urban design

Kids in the city: Including children in an intensifying city

We held a lunchtime seminar: Kids in the City: Including children in an intensifying city. With: Karen Witten and Robin Kearns. Video now available:

Posted in behaviour change and housing & building and news & events and NZ policy issues and urban design and video & audio on 28 May 2015 – 3:10 pm

Medium-density housing and town centre plans

We support intensified residential development in Wellington. Our research suggests that there is a substantial unmet demand for medium and high density housing in the city, outlined in our submission to Wellington City Council.

Posted in climate change and housing & building and NZ policy issues and urban design and urban governance on 1 May 2015 – 2:09 pm

Video: Increasing walking and cycling in NZ cities

Michael Keall and Ralph Chapman speak about our new study showing that the Model Communities Programme, which provided government funding for walking and cycling in two NZ cities, has been successful in stopping the general decline in healthy, active travel. Sarah Free discusses Wellington’s progress on cycling infrastructure.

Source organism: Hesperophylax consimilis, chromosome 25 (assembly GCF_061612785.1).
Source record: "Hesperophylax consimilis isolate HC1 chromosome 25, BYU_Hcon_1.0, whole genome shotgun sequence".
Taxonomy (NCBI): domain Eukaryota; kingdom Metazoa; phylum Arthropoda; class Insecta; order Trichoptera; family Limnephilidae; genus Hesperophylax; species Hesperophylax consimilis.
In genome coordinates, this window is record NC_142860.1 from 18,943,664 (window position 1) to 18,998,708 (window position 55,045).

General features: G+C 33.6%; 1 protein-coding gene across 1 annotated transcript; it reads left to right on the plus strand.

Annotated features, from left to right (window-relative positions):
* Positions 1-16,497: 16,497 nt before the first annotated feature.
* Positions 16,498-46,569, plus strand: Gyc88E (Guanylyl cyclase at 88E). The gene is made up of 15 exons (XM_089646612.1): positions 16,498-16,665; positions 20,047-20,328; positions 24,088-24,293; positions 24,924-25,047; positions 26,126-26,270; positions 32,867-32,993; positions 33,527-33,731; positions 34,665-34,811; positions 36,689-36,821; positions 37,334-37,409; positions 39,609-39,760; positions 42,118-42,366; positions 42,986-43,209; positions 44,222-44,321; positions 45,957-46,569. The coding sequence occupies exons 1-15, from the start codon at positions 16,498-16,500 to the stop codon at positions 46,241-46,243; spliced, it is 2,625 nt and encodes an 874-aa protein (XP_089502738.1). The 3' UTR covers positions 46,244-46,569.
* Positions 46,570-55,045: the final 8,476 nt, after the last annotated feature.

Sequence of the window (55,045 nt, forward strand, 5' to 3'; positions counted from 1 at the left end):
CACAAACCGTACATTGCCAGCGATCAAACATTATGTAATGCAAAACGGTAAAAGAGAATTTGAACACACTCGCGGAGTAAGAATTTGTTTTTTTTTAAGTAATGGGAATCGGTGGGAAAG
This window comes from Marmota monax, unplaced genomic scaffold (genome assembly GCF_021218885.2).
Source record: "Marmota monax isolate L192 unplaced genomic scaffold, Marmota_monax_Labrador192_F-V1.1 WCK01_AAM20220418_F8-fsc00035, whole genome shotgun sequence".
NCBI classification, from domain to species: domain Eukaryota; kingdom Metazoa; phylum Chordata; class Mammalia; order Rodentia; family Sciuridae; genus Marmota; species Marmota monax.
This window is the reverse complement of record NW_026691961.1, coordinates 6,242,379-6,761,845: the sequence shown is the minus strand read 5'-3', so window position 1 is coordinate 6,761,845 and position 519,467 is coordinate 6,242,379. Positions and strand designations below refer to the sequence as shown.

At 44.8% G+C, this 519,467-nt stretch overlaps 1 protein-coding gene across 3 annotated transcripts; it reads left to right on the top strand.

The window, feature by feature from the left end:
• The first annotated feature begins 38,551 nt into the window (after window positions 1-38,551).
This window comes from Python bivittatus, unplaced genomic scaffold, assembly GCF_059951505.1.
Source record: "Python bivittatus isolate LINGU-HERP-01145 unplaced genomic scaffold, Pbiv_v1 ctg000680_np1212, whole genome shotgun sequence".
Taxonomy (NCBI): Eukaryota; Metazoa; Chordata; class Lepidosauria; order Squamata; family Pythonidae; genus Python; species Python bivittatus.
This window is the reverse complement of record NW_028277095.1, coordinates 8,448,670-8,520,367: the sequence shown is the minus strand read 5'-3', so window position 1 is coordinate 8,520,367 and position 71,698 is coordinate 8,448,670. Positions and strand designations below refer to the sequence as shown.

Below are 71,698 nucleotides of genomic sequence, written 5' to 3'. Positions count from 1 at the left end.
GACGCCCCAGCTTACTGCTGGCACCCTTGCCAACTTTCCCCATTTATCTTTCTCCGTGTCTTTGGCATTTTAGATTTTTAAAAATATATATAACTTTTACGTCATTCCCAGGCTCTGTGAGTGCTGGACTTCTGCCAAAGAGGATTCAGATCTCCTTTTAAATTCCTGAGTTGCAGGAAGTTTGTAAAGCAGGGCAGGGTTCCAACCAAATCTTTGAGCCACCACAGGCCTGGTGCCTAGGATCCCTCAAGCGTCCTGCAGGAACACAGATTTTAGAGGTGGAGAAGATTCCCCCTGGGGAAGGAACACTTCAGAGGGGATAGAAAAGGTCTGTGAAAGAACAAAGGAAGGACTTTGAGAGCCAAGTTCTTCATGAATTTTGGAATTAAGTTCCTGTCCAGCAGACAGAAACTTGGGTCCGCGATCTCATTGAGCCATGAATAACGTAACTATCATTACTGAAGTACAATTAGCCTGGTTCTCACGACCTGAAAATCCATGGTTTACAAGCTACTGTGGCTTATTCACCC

Posted in behaviour change and news & events and NZ policy issues and research and transport and urban design and urban governance and video & audio on 25 March 2015 – 8:27 am

Seminar: Housing matters for health

Hear the highlights on housing and its effects on health from the research team that won the 2014 Prime Minister’s Science Prize, including our own Philippa Howden-Chapman. Time: Wednesday 15 April 2015, noon-1 pm, Place: Nordmeyer Lecture Theatre, Level D, University of Otago Wellington, 23a Mein Street, Newtown.

Posted in health and housing & building and news & events and NZ policy issues and research and urban design on 25 March 2015 – 7:42 am

Robin Kearns: Child-friendly city would let us ease up on cotton wool

Last week a driver – a parent herself – sadly missed seeing three children step out to cross the road. Their subsequent injuries were unquestionably tragic. I feel for them, their families and the driver. But an additional sadness is revealed by the comment by one of the police officers responding to the crash. They said it was “unacceptable” for young children to be walking to school without adult supervision. My question is: unacceptable to whom?

Posted in behaviour change and news & events and NZ policy issues and urban design on 19 February 2015 – 3:32 pm